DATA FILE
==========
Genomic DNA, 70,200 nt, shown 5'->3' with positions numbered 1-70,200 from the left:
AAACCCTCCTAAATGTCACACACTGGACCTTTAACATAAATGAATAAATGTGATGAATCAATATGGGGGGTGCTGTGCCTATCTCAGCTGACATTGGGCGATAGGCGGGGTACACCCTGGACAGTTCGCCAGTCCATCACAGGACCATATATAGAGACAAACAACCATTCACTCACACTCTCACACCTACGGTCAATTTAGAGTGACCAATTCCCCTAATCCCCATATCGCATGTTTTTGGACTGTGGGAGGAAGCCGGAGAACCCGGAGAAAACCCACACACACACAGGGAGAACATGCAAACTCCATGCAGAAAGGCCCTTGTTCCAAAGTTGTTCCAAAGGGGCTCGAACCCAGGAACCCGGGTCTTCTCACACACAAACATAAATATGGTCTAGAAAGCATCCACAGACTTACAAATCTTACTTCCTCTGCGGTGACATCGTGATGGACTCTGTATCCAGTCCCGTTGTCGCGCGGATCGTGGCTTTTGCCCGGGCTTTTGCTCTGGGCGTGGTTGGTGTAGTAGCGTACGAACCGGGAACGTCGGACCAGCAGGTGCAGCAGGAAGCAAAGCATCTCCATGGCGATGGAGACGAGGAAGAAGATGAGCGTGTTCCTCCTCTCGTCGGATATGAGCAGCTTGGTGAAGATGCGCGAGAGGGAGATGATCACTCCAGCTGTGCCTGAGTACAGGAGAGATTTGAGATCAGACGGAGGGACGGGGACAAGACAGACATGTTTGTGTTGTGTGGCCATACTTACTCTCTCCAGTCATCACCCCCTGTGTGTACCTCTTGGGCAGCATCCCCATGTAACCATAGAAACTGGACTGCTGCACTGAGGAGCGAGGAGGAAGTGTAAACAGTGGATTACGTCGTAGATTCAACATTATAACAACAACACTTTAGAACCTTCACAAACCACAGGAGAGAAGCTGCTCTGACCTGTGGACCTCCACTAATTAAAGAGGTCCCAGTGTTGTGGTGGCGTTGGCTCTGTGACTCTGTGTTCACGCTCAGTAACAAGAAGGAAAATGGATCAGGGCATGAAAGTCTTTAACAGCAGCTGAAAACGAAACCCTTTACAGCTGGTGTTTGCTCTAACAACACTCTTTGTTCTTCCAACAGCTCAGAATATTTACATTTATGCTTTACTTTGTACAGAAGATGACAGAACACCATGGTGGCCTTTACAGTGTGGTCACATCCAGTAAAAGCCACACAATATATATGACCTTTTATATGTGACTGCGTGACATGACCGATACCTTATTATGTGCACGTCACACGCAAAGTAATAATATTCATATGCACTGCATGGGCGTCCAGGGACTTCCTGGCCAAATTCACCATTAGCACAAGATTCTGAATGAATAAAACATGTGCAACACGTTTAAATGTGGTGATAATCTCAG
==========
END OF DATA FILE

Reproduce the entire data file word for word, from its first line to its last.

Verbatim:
Genomic DNA, 70,200 nt, shown 5'->3' with positions numbered 1-70,200 from the left:
AAACCCTCCTAAATGTCACACACTGGACCTTTAACATAAATGAATAAATGTGATGAATCAATATGGGGGGTGCTGTGCCTATCTCAGCTGACATTGGGCGATAGGCGGGGTACACCCTGGACAGTTCGCCAGTCCATCACAGGACCATATATAGAGACAAACAACCATTCACTCACACTCTCACACCTACGGTCAATTTAGAGTGACCAATTCCCCTAATCCCCATATCGCATGTTTTTGGACTGTGGGAGGAAGCCGGAGAACCCGGAGAAAACCCACACACACACAGGGAGAACATGCAAACTCCATGCAGAAAGGCCCTTGTTCCAAAGTTGTTCCAAAGGGGCTCGAACCCAGGAACCCGGGTCTTCTCACACACAAACATAAATATGGTCTAGAAAGCATCCACAGACTTACAAATCTTACTTCCTCTGCGGTGACATCGTGATGGACTCTGTATCCAGTCCCGTTGTCGCGCGGATCGTGGCTTTTGCCCGGGCTTTTGCTCTGGGCGTGGTTGGTGTAGTAGCGTACGAACCGGGAACGTCGGACCAGCAGGTGCAGCAGGAAGCAAAGCATCTCCATGGCGATGGAGACGAGGAAGAAGATGAGCGTGTTCCTCCTCTCGTCGGATATGAGCAGCTTGGTGAAGATGCGCGAGAGGGAGATGATCACTCCAGCTGTGCCTGAGTACAGGAGAGATTTGAGATCAGACGGAGGGACGGGGACAAGACAGACATGTTTGTGTTGTGTGGCCATACTTACTCTCTCCAGTCATCACCCCCTGTGTGTACCTCTTGGGCAGCATCCCCATGTAACCATAGAAACTGGACTGCTGCACTGAGGAGCGAGGAGGAAGTGTAAACAGTGGATTACGTCGTAGATTCAACATTATAACAACAACACTTTAGAACCTTCACAAACCACAGGAGAGAAGCTGCTCTGACCTGTGGACCTCCACTAATTAAAGAGGTCCCAGTGTTGTGGTGGCGTTGGCTCTGTGACTCTGTGTTCACGCTCAGTAACAAGAAGGAAAATGGATCAGGGCATGAAAGTCTTTAACAGCAGCTGAAAACGAAACCCTTTACAGCTGGTGTTTGCTCTAACAACACTCTTTGTTCTTCCAACAGCTCAGAATATTTACATTTATGCTTTACTTTGTACAGAAGATGACAGAACACCATGGTGGCCTTTACAGTGTGGTCACATCCAGTAAAAGCCACACAATATATATGACCTTTTATATGTGACTGCGTGACATGACCGATACCTTATTATGTGCACGTCACACGCAAAGTAATAATATTCATATGCACTGCATGGGCGTCCAGGGACTTCCTGGCCAAATTCACCATTAGCACAAGATTCTGAATGAATAAAACATGTGCAACACGTTTAAATGTGGTGATAATCTCAG